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Doctrine of Severability
Doctrine of Severability

Doctrine of Severability
It is not the whole Act which would be held invalid by being inconsistent with Part III of the Constitution but only such provisions of it which are violative of the fundamental rights, provided that the part which violates the fundamental rights is separable from that which does not isolate them. But if the valid portion is so closely mixed up with invalid portion that it cannot be separated without leaving an incomplete or more or less mingled remainder the court will declare the entire Act void. This process is known as doctrine of severability or reparability.

The Supreme Court considered this doctrine in A.K. Gopalan v. State 0/ Madras, A.I.R. 1950 S.c. 27 and held that the preventive detention minus section 14 was valid as the omission of the Section 14 from the Act will not change the nature and object of the Act and therefore the rest of the Act will remain valid and effective. The doctrine was applied in D.S. Nakara v. Union of India, AIR 1983 S.C. 130 where the Act remained valid while the invalid portion of it was declared invalid because it was severable from the rest of the Act. In State of Bombay v. F.N. Balsara,A.I.R.l.951 S.C. 318 it was held that the provisions of the Bombay Prohibition Act, 1949 which were declared as void did not effect the validity of the entire Act and therefore there was no necessity for declaring the entire statute as invalid.

The doctrine of severability has been elaborately considered by the Supreme Court in R.M.D.C. v.Union of India, AIR 1957 S.c. 628, and the following rules regarding the question of severability has been laid down :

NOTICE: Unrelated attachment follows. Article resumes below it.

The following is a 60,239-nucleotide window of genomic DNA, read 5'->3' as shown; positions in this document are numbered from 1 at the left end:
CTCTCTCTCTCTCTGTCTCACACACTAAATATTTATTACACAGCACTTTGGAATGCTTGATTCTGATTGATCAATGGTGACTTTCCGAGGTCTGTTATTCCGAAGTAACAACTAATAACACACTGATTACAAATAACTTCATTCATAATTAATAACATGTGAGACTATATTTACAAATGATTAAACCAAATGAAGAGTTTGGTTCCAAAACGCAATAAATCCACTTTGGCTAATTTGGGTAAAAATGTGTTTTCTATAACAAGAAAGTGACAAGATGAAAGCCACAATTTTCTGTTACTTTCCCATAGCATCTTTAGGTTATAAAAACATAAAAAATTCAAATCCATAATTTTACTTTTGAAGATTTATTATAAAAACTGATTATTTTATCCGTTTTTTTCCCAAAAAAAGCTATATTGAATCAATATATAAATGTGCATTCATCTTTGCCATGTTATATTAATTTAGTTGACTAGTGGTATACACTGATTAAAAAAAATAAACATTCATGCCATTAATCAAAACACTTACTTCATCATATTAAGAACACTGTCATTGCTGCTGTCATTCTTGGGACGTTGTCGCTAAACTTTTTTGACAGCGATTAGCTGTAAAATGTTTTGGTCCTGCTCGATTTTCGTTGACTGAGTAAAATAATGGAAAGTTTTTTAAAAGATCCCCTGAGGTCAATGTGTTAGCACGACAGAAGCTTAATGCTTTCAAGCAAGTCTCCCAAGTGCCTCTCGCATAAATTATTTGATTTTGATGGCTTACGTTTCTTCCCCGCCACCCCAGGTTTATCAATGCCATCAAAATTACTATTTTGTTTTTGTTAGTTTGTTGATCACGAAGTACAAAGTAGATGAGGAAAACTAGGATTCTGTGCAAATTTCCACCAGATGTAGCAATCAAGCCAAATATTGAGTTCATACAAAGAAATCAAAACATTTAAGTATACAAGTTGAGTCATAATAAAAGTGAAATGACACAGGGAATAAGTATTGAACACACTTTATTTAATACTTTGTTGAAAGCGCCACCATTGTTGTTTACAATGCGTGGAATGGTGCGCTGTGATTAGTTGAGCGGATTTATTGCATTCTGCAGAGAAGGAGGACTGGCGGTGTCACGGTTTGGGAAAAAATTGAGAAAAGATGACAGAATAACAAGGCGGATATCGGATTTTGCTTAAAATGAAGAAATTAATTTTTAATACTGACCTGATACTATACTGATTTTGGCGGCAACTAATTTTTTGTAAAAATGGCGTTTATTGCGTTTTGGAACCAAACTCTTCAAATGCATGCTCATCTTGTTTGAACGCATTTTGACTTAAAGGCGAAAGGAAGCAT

(1) The intention of the legislature is the determining factor in determining whether the valid paIt of a statute are severable from the invalid parts.
(2) If the valid and invalid provisions are so inextricably mixed up that they cannot be separated from the another, then the invalidity ofa portion must result in the invalidity of the Act in its entirety. On the other hand, if they are so distinct and separate that after striking out what is invalid what remains is itself a complete code independent of the rest, then it will be upheld notwithstanding that the rest had become unenforceable.
(3) Even when the provisions which are valid, are distinct and separate from those which are invalid if they form part of a single scheme which is intended to be operative as a whole, then also the invalidity ofa part will result in the failure of the whole.
(4) Likewise when the valid and invalid parts of a Statute are independent and do not form part of a Scheme but what is left after omitting the invalid portion is so thin and truncated as to be in substance different from what it was when it emerged out of legislature, then also it will be rejected in its entirety.
(5) The severability of the valid and invalid provisions of a Statute does not depend on whether provisions are enacted in same section or different section, it is not the form but the substance of the matter that is material and that has to be ascertained on an examination of the Act as a whole and of the setting of the relevant provisions therein.
(6) If after the inval id portion is expunged from the Statute what remains cannot be enforced without making alterations and modifications therein, then the whole of it must be struck down as void as otherwise it will amount to judicial legislation.
(7) In determining the legislative intent on the question of severability, it will be legitimate to take into account the history of legislation, its object, the title and preamble of it

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